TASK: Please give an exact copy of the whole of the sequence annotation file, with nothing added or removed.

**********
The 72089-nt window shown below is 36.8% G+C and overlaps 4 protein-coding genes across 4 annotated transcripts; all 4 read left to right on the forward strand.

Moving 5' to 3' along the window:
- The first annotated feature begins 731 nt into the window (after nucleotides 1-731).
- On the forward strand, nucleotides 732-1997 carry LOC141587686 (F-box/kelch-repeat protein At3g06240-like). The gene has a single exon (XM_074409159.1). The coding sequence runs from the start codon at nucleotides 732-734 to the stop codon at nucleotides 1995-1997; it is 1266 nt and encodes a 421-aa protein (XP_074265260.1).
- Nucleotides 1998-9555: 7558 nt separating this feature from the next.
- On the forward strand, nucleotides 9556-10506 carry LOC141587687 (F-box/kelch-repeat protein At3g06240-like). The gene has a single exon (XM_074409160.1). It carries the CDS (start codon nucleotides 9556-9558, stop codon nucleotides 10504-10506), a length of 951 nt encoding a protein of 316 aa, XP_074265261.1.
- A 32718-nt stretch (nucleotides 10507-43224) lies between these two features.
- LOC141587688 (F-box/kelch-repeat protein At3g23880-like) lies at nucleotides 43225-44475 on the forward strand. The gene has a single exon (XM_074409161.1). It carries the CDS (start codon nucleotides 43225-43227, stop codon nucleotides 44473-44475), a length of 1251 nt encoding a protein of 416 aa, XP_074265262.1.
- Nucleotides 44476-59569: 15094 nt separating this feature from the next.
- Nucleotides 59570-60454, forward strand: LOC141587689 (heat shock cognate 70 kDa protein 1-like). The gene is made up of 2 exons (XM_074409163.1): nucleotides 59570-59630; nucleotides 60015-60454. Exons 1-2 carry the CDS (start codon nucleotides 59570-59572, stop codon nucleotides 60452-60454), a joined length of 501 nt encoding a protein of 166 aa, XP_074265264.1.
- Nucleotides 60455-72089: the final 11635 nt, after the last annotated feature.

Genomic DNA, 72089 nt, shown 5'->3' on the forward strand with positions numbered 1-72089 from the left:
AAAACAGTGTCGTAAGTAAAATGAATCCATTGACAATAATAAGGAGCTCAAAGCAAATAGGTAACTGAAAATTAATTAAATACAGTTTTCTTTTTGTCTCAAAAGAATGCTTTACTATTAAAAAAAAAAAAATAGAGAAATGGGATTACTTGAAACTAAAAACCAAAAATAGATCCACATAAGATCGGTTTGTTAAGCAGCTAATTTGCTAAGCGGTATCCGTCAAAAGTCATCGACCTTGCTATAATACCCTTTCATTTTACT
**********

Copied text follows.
The 72089-nt window shown below is 36.8% G+C and overlaps 4 protein-coding genes across 4 annotated transcripts; all 4 read left to right on the forward strand.

Moving 5' to 3' along the window:
- The first annotated feature begins 731 nt into the window (after nucleotides 1-731).
- On the forward strand, nucleotides 732-1997 carry LOC141587686 (F-box/kelch-repeat protein At3g06240-like). The gene has a single exon (XM_074409159.1). The coding sequence runs from the start codon at nucleotides 732-734 to the stop codon at nucleotides 1995-1997; it is 1266 nt and encodes a 421-aa protein (XP_074265260.1).
- Nucleotides 1998-9555: 7558 nt separating this feature from the next.
- On the forward strand, nucleotides 9556-10506 carry LOC141587687 (F-box/kelch-repeat protein At3g06240-like). The gene has a single exon (XM_074409160.1). It carries the CDS (start codon nucleotides 9556-9558, stop codon nucleotides 10504-10506), a length of 951 nt encoding a protein of 316 aa, XP_074265261.1.
- A 32718-nt stretch (nucleotides 10507-43224) lies between these two features.
- LOC141587688 (F-box/kelch-repeat protein At3g23880-like) lies at nucleotides 43225-44475 on the forward strand. The gene has a single exon (XM_074409161.1). It carries the CDS (start codon nucleotides 43225-43227, stop codon nucleotides 44473-44475), a length of 1251 nt encoding a protein of 416 aa, XP_074265262.1.
- Nucleotides 44476-59569: 15094 nt separating this feature from the next.
- Nucleotides 59570-60454, forward strand: LOC141587689 (heat shock cognate 70 kDa protein 1-like). The gene is made up of 2 exons (XM_074409163.1): nucleotides 59570-59630; nucleotides 60015-60454. Exons 1-2 carry the CDS (start codon nucleotides 59570-59572, stop codon nucleotides 60452-60454), a joined length of 501 nt encoding a protein of 166 aa, XP_074265264.1.
- Nucleotides 60455-72089: the final 11635 nt, after the last annotated feature.

Genomic DNA, 72089 nt, shown 5'->3' on the forward strand with positions numbered 1-72089 from the left:
AAAACAGTGTCGTAAGTAAAATGAATCCATTGACAATAATAAGGAGCTCAAAGCAAATAGGTAACTGAAAATTAATTAAATACAGTTTTCTTTTTGTCTCAAAAGAATGCTTTACTATTAAAAAAAAAAAAATAGAGAAATGGGATTACTTGAAACTAAAAACCAAAAATAGATCCACATAAGATCGGTTTGTTAAGCAGCTAATTTGCTAAGCGGTATCCGTCAAAAGTCATCGACCTTGCTATAATACCCTTTCATTTTACT